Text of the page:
Bringing the tools of data science, service design, content strategy, and community organizing, the Austin i-team will partner with the Neighborhood Housing and Community Development Department to begin focusing on services designed to stabilize residents in housing. Building off of over a year’s worth of work to alleviate homelessness in Austin, the Austin i-team will continue to focus on issues of service delivery to help Austin’s most vulnerable residents not only survive, but thrive.
Goals for the i-teams’ work over the course of 2019 include:
- Quick action that enables neighbors–both homeowners and renters–to stay in their neighborhood with agency and control over the fate of their community;
- Lessons learned address Council requests, city strategic outcomes, and inform how the Department of Neighborhood Housing and Community Development deploys its anti-displacement strategy in all neighborhoods also facing displacement pressure;
- Establishing anti-displacement metrics with actionable targets ensures accountability for progress, which, combined with community participation in the project, increases trust and connection between residents and the city;
- Improve accessibility to resources that will improve quality of life for current and future community members.
The i-team’s process of discovery and prototyping will help us build evidence for how different anti-displacement strategies will perform to stabilize residents at risk of displacement in gentrifying neighborhoods. Our work will be informed by the lived experience to learn how we might effectively facilitate and connect:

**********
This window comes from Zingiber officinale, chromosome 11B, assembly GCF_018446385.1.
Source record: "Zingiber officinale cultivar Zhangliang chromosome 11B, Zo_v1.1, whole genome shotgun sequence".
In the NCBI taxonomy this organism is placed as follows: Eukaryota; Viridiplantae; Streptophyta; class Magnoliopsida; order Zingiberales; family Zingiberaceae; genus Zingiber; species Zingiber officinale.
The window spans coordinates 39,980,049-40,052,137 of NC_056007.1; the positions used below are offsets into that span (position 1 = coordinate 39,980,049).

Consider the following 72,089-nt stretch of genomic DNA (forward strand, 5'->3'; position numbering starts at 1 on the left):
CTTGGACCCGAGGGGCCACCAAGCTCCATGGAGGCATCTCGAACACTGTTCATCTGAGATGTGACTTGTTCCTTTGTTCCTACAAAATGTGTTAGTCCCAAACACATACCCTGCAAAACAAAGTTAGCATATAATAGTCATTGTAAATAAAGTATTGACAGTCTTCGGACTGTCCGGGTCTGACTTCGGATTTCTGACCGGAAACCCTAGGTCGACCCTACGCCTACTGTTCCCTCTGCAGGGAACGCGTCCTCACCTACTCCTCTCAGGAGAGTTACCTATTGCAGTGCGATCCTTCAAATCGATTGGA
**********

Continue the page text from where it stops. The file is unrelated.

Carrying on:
- People of color to easily- accessible database of affordable units
- Households in need to opportunities to reduce utility costs
- Seniors in need to service providers that address displacement
- Eligible homeowners with property tax exemptions
- Tenants facing displacement with assistance programs
- The iTeam could employ other potential actions based on the needs of the neighborhood
Gentrification and displacement
Austin, Texas frequently appears at the top of many top 10 lists. The metropolitan area is one of the fastest growing in the country, with a high economic growth and low unemployment rates that encourages an estimated 105 people to move here per day.
As economic prosperity and Austin’s frequent listing as one of the best places to live make it an increasingly attractive community, population increases have resulted in rising property values. However, not all share in Austin’s prosperity. This dynamic has resulted in gentrification, the process by which higher income households displace low income residents of a neighborhood, changing the essential character of that neighborhood. According to a study by the University of Toronto, Austin ranks first amongst cities of 1 million residents or more in being the most economically segregated.
A recent research study by the University of Texas at Austin identified that out of 200 neighborhoods, 16 are “actively gentrifying,” and 23 more that are at risk of gentrification. The UT study identified that most vulnerable residents in those neighborhoods (those who have low-income, are people of color, have not achieved a bachelor’s degree are higher, are families with children in poverty, and whose housing status are renters) are most likely to experience displacement.
In his 2018 State of the City Address, Mayor Adler said “We cannot repeat the mistakes of the past any more than we can afford the cost that the status quo is imposing on our community. Our job is to prevent an unacceptable future. After years of unimplemented ideas, we need to do something to address displacement.”